How, when, and why does a state take repressive action against individuals residing outside its territorial jurisdiction? Beyond state-led domestic forms of control over citizens living within their legal borders, autocracies also seek to target those abroad—from African states’ sponsoring violence against exiled dissidents to Central Asian republics’ extraditions of political émigrés, and from the adoption of spyware software to monitor digital activism across Latin America to enforced disappearances of East Asian expatriates. Despite growing global interconnectedness, the ﬁeld of international studies currently lacks an adequate comparative framework for analyzing how autocracies adapt to growing cross-border mobility. I argue that the rise of global migration ﬂows has contributed to the emergence of “transnational authoritarianism,” as autocracies aim to both maximize material gains from citizens’ “exit” and minimize political risks by controlling their “voice” abroad. I demonstrate that governments develop strategies of transnational repression, legitimation, and co-optation that transcend state borders, as well as co-operation with a range of non-state actors. Bringing work on the international politics of migration in conversation with the literature on authoritarianism, I provide illustrative examples drawn from a range of transnational authoritarian practices by the ﬁfty countries categorized as “Not Free” by Freedom House in 2019, covering much of Africa, Asia, the Middle East, and South America. I sketch an emerging ﬁeld of international studies research around the novel means that autocracies employ to exercise power over populations abroad, while shedding light on the evolving nature of global authoritarianism.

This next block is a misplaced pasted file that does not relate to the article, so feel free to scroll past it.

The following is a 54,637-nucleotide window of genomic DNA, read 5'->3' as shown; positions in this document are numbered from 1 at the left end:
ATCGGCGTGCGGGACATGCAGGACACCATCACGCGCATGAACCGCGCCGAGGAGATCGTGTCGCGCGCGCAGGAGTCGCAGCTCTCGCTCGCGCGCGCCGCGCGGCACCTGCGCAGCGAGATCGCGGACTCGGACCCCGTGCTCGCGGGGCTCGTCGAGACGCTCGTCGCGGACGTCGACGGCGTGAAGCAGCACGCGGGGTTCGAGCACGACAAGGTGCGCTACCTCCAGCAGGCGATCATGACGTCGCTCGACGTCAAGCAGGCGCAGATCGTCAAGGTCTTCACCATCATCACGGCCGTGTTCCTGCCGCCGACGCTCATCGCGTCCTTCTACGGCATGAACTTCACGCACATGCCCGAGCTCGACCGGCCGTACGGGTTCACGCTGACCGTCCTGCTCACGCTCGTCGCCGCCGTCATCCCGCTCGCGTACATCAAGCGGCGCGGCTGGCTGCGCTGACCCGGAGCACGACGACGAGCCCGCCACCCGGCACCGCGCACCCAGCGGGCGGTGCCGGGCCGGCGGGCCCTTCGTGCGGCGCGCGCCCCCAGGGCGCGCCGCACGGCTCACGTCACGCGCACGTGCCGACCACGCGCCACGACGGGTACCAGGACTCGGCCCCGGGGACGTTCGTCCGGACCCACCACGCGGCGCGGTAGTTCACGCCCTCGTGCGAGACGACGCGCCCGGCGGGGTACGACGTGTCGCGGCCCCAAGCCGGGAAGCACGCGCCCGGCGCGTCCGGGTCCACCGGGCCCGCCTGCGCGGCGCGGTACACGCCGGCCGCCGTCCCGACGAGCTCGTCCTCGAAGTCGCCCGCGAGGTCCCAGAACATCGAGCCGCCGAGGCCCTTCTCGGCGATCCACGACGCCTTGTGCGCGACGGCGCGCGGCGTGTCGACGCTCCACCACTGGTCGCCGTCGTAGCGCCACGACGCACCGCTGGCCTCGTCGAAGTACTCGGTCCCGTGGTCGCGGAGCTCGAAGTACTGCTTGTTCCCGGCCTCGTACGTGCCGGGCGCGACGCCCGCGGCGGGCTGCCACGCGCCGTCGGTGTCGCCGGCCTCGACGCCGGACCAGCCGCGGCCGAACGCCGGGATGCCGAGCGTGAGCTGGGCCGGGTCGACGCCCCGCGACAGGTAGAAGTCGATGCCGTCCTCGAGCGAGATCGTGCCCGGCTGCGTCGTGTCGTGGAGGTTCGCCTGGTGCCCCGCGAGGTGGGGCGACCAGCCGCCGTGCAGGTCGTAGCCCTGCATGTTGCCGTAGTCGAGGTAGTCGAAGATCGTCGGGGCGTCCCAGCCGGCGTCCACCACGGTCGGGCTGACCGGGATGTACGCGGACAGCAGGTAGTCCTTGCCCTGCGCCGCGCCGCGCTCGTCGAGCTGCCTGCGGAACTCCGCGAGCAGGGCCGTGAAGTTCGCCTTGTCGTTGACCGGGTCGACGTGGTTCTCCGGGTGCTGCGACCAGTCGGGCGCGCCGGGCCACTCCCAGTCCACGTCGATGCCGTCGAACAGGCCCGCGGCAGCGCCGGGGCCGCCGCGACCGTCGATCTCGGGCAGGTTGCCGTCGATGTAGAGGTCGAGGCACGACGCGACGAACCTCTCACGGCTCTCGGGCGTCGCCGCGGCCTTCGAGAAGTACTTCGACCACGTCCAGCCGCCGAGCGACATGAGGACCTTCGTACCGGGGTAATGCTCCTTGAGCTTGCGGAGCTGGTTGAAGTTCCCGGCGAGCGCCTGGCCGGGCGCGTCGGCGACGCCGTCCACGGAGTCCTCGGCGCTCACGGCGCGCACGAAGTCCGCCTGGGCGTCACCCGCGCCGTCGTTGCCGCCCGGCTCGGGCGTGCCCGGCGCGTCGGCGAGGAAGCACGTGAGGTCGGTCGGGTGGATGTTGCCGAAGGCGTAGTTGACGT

|Journal||International Studies Review|
|Early online date||31 Aug 2020|
|Publication status||Published - Aug 2020|